Just a hop...

Travel poster: Just a hop and you are in CubaAfter 2011's fabulous Rick Steves jaunt to Spain (which, yeah, I haven't yet gotten around to writing up), I hadn't given much thought to where to go next, still replenishing the trip fund coffers. My friend Louise, whom I first met through the 2006 China Study Abroad program, recommended CCSF's Winter Break in Cuba, headed by Greg Landau. She and Bob had gone about ten years earlier, but the program went on hiatus during the Bush regime when regulations tightened. (It's technically illegal for US citizens to go to Cuba except through approved educational programs and/or other official channels.) Last year City College reinstated the trip, and its popularity ensured that the roster would fill up really quickly. I got my name on the list, and asked my Spain trip roomie Susie if she'd be interested. Her answer: "Of course!"

Turns out, there is absolutely no better person to lead a visit to Cuba than Greg. An artist, musician, music producer, and filmmaker, he has made many visits to the country since 1968, when his father, Saul Landau, directed a documentary film on Fidel Castro. Greg attended school there, even spending time working on rural farms as a student, and he knows just about everybody in Cuba (and they know and love him). So we had incredible access to artists, musicians, religious leaders, and even government officials (you'll see). Starting from our pre-trip lecture, we saw that Greg's knowledge and understanding of Cuba's history, politics, and culture was comprehensive, and his appreciation and enthusiasm was totally contagious.

Even politics aside, getting to Cuba is not easy. Bleary-eyed after a red-eye flight to Miami, our charter flight to Havana was inexplicably delayed four hours. I did manage to run into some friends at the airport, Louisa and Bill, whom I knew from the Global Volunteers teaching gig (2009, Kunming) and whose privately arranged architectural tour of Cuba had pretty much completely unravelled. They did manage to get on a charter to Havana that amusingly arrived the same time as ours did, so we met again in line at immigration. After extricating our luggage from immense piles of plastic-wrapped parcels belonging to emigrant Cubans visiting relatives, our group met up with Gustavo, our guide, and Jorge, our driver. After a blink-and-you'll-miss-it tour through Central Havana we were deposited at the Hotel Habana Riviera, on the Malecón in the Vedado district, where we got checked in before Cuba libres were handed around to start our welcome dinner in the hotel dining room.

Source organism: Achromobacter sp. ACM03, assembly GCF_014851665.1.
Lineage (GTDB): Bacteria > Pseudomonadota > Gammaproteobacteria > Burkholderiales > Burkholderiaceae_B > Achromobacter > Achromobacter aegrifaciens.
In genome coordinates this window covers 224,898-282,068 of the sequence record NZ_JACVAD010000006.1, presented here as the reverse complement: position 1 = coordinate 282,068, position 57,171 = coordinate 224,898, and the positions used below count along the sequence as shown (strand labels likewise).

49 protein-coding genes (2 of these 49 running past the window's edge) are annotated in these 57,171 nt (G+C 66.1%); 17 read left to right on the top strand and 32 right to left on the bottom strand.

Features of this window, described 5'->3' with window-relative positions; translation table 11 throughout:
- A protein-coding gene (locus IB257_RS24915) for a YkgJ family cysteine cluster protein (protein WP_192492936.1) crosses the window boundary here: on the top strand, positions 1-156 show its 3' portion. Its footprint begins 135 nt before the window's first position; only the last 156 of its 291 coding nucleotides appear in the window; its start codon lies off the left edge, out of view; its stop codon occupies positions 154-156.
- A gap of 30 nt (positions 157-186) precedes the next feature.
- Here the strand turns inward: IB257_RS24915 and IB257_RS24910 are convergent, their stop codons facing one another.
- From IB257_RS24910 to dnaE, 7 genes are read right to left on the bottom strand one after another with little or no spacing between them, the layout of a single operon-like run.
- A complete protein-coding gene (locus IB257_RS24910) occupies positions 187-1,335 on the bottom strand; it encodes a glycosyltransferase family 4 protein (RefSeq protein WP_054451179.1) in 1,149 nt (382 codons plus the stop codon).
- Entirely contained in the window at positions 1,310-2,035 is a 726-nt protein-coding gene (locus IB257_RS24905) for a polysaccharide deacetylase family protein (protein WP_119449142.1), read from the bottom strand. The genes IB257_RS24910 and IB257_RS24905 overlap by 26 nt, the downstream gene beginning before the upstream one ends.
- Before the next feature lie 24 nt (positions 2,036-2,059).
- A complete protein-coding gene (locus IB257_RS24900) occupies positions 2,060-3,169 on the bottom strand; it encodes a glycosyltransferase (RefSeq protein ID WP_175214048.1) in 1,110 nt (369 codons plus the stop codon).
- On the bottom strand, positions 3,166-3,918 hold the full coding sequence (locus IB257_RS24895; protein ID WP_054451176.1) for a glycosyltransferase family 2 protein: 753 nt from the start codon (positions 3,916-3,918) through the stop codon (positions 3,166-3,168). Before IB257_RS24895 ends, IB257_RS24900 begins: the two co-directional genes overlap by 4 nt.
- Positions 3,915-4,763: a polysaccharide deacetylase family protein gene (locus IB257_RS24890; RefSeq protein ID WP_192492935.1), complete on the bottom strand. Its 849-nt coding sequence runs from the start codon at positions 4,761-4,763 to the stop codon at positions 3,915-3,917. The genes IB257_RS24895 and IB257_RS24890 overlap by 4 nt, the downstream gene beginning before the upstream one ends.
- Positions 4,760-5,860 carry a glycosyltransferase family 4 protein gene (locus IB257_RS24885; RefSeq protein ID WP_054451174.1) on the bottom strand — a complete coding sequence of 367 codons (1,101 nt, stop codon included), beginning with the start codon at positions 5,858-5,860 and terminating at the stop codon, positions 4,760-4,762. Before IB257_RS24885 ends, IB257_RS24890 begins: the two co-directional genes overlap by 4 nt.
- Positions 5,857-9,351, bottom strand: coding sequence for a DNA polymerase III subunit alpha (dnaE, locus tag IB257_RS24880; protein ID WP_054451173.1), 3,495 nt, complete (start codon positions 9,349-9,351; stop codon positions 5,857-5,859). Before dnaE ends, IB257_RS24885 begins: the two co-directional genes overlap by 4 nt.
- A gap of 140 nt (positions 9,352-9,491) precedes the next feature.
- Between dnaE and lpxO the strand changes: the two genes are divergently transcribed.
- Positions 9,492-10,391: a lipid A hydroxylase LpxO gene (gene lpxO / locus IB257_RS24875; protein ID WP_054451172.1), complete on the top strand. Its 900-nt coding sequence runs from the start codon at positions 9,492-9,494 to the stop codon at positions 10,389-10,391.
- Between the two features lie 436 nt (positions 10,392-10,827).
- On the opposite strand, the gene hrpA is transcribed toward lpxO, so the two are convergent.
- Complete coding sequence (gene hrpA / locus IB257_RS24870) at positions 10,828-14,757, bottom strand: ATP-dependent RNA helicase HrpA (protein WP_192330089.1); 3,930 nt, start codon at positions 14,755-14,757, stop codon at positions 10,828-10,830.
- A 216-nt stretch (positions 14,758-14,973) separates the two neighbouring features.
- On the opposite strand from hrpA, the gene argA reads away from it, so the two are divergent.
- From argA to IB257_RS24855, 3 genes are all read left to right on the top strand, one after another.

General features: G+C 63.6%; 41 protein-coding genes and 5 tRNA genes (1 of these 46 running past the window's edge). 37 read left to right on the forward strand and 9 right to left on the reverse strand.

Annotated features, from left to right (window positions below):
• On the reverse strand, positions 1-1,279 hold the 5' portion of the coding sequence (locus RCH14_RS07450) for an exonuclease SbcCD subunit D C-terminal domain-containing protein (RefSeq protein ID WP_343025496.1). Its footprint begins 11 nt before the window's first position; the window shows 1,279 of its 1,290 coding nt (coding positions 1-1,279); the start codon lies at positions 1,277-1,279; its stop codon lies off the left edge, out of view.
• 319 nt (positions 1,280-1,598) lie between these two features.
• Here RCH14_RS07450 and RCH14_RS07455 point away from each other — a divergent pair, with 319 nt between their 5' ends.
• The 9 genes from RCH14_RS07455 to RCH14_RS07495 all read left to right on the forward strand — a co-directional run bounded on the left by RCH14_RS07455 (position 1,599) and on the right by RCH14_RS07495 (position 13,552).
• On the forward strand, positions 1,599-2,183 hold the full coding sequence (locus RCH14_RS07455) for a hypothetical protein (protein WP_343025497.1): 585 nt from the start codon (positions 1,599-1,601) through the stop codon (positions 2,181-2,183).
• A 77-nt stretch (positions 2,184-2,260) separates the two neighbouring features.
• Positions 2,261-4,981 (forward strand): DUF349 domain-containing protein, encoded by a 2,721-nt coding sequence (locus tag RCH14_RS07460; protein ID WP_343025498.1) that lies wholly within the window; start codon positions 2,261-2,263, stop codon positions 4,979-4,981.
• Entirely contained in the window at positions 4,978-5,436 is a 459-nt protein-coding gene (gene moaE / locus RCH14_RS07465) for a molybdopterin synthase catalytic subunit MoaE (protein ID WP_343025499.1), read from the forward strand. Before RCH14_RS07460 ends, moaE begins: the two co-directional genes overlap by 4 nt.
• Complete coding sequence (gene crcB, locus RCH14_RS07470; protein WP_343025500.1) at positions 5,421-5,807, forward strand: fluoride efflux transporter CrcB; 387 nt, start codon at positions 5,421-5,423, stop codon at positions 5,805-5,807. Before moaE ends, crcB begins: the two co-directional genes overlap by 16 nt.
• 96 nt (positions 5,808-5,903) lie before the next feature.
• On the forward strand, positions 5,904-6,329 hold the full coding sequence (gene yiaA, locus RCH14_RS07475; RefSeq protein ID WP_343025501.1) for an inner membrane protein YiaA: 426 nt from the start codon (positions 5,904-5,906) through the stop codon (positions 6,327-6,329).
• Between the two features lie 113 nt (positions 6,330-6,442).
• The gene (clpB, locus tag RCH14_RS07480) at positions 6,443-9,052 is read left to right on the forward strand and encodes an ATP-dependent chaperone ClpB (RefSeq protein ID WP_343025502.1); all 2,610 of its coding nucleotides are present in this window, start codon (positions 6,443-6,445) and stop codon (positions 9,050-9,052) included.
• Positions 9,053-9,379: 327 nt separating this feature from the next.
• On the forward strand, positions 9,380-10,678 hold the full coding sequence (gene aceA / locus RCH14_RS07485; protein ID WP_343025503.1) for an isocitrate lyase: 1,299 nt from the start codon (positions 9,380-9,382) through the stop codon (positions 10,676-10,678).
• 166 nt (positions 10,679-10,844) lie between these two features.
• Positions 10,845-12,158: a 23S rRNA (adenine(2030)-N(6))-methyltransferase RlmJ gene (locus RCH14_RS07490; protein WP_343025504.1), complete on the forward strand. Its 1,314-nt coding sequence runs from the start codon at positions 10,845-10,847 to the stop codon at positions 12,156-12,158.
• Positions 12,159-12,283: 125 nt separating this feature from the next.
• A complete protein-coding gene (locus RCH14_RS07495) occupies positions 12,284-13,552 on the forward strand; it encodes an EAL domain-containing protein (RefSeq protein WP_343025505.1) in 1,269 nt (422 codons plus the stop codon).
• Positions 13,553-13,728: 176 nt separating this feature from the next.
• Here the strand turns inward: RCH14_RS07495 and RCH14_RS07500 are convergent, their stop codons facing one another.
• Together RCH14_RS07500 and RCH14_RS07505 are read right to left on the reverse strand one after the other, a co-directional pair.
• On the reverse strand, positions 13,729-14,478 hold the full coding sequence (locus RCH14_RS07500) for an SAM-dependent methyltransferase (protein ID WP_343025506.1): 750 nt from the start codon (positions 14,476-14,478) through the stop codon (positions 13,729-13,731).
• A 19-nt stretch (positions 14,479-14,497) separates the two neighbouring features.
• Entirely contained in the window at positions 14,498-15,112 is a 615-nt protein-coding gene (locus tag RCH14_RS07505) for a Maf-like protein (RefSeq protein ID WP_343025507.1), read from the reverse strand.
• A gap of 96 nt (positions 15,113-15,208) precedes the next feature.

Hotel Riviera lobby in 1950s gloryThe Riviera was built by mob financial genius Meyer Lansky and opened in 1957, the first hotel in Havana with air conditioning and considered the epitome of resort construction. Its elaborately designed nightclub, the Copa Cabaret Room, headlined such luminaries as Ginger Rogers, Abbott and Costello, and Steve Allen, while famous guests included Nat King Cole, Ava Gardner, William Holden, and Esther Williams (who got to about in the largest seawater pool in Havana). Whereas Lansky left Cuba for the Bahamas the same day Batista fled the country, the Riviera's public area decor is preserved in all of its 1950s glory, including murals by Rolando Lopez Dirube and Florencio Gelabert's sculptures: a white marble intertwined mermaid and swordfish fronting the entrance porte cochere and a large bronze lobby piece — "Ritmo Cubano"/"Cuban Rhythm" — depicting twirling male and female dancers). The rest of the hotel is a bit the worse for wear (suspiciously large red stains on the hallway carpet conjured tales of possible mob hits), but our room on the 14th floor faced the Atlantic with a panoramic view of the Malecón (the balcony door handle had been removed but I was able to crawl out through the window and take the photo featured on this page).

Elephant soft sculptureOur lodgings during the trip were not 5-star but generally quite decent. Getting hot water for showers could be a crap shoot, but at least we had toilet seats (not the case in public bathrooms: where the heck did these go??). Our maids always left us lovely notes, in passable English, wishing us a pleasant day, and fashioned our towels and blankets into fanciful soft sculptures (my favorite was an elephant with shampoo bottle tops for eyes). Hotel breakfasts are pretty much the same everywhere: buffets featuring an assortment of sometimes puzzling foods. I was pretty happy: fresh papaya every morning, decent coffee, a nice cheese selection, and, in the Riviera, the delightful Leticia creating tortillas (ie, omelets) to order. The Study Abroad materials warned us that nobody visited Cuba for the food, and to expect a lot of beans and rice and not much in the way of seasoning; but in fact most, if not all, of our meals were quite decent. We had shrimp and fish often, and lobster at least twice (!).

Next: Exploring Havana
Return to Cuba 2012-2013 Index